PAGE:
the quart developing tank
in total darkness,
our windowless bath;
the cylinder slides
inside against the film
for ten minutes
at 70 degrees.
I can see the developer
acid in the luminous
dial of my watch:
she adds the stop bath
The hypo fix
fastens the images
hardening against light
on her film and papers.
I imagine her movement
at night as her teeth grind:
I know she dreams the negatives.
-“The Negatives,” Michael S. Harper
I am tired of symbolic things. We are fighting for our lives.
-Fannie Lou Hamer
My practice evolves through constant research and reflection. I use art making, much like writing and reading, as tools for both expression and thinking.
I have discovered that the efficacy of writing after a performance (a tip I learned from fellow artist Marilyn Arsem) is productive towards discerning the why and the how of my decision-making process.
The process of art making is also a personal way to test ideas within and against time constraints as well as the social conditions under which I am subject to, the individual characteristics of materials, and the site-specificities of a particular venue.
As an example, for a new performance entitled “I Question America, I Question Us” (presented at the closing reception for the “Race, Love and Labor” exhibition at the Photographic Resource Center in Boston), I took advantage of the fact that the performance was scheduled within days of when President Obama left office and peacefully transferred power to the 45th President of the United States.
Among other questions, in creating “I Question America, I Question Us,” I considered: How to playfully “perform the presidency”? How might I deconstruct the choreography & color of patriotism? How to amplify the absurdity of this new political landscape and its implications for allegiance and democracy? What enables language to perform difference and impermanence? And how might I embrace the didacticism of protest art?
When beginning a new project, I also remind myself that I am calling an idea into being (as if I were naming a child). To do that I often start by reading and researching and then I do what I call “name it & frame it.”
Recurring themes continue to inform my process and that includes my interest in the term post-democracy coined by Colin Crouch in 2000—(a post-democracy is a society that continues to have and to use all the institutions of democracy but in which they increasingly become a formal shell).
When I pondered what to name the piece, the questions noted above also reminded me of an impassioned speech that civil rights activist Fannie Lou Hamer delivered at the 1964 Democratic National Convention in Atlantic City.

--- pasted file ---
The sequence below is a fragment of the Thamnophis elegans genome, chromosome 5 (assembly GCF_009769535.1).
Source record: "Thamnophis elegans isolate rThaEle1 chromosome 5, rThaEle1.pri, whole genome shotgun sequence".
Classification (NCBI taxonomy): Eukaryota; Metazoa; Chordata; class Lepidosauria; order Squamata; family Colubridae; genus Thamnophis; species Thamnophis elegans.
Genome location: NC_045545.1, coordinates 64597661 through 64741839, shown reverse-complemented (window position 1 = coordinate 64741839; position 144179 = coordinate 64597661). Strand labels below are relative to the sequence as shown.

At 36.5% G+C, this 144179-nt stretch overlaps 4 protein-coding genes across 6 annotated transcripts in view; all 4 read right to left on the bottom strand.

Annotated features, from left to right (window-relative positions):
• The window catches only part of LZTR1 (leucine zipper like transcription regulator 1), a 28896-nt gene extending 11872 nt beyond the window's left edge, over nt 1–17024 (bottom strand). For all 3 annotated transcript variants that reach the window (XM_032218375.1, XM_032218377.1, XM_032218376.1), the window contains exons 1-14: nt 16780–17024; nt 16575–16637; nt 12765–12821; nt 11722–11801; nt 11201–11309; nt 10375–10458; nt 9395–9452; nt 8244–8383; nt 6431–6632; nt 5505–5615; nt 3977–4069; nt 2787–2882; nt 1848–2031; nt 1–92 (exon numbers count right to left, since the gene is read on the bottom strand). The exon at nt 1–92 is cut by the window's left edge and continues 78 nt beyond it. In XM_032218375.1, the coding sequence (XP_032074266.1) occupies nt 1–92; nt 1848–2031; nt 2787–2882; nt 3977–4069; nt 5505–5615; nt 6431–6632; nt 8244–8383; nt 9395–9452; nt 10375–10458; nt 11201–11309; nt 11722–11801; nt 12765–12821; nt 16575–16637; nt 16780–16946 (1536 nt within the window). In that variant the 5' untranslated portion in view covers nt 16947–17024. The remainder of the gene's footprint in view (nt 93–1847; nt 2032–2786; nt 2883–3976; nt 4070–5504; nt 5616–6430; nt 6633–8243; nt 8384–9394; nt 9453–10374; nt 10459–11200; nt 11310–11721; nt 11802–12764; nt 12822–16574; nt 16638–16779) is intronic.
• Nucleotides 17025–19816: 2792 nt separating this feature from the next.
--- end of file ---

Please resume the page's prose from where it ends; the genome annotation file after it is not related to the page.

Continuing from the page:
In 1964, Hamer was the Vice Chairperson for the Mississippi Freedom Democratic Party (MFDP) and demanded that the party replace the then installed all-white Mississippi delegation. During that fateful visit to Boardwalk Hall, Hamer’s image was televised as she outlined the violence she suffered while in jail after being arrested in 1963 for attending a voter registration workshop. Hamer goes on to say:
“All of this on account of we want to register, to become first-class citizens. And if the Freedom Democratic Party is not seated now, I question America.”
As I began to further develop the work, I delved into the “Race, Love and Labor” exhibition catalogue and noted curator Sarah Lewis’s assertion that it is impossible to separate the history of photography from the history of labor (which was quite evocative of my habit of calling something into being). Lewis writes: “It is not work but labor: a means through which we birth ourselves anew.”
I had been trying to incorporate Rankine’s book into my work for at least a year. But a solid idea would not take shape. However, this time around, I became fixated with a Photoshopped image that appears in the book on page 91.
The original image was created in 1930 in Indiana and functioned as evidence of the grisly lynching of Thomas Shipp and Abram Smith. I’d seen this image too many times to count. But in this re-worked version (which I had reprinted into 11×14 digital prints for the performance), Rankine erased the broken bodies of Ship and Smith so that upon seeing the picture again, I focused on the spectacle of torture that was rendered in the facial expressions and gestures of the white men and women. Printed in Rankine’s book, the image is arranged in such a way that it takes up only the lower half of the page, while the top half of the page remains blank.
Again I am reminded of Roland Barthes’ theory of the punctum as well as the reproductive capacities of image making and their relationship to the redaction of history. Wrestling with these implications continues to inform my understanding of where we find ourselves both individually and collectively in 2017.
As shock events accumulate and the impulse to define and reconfigure nationalism and civic engagement in the face of geopolitical uncertainty intensifies, the boundaries between the past, present and future are collapsed in the grammar of public spectacle, rhetoric and optics.
Such is the beauty and rage of Rankine’s poetry and Fannie Lou Hamer’s words as they trawl through the contingencies of my own imagination, between who is or isn’t made visible, and my inability to “make sense” of America’s brutal realities and contradictions.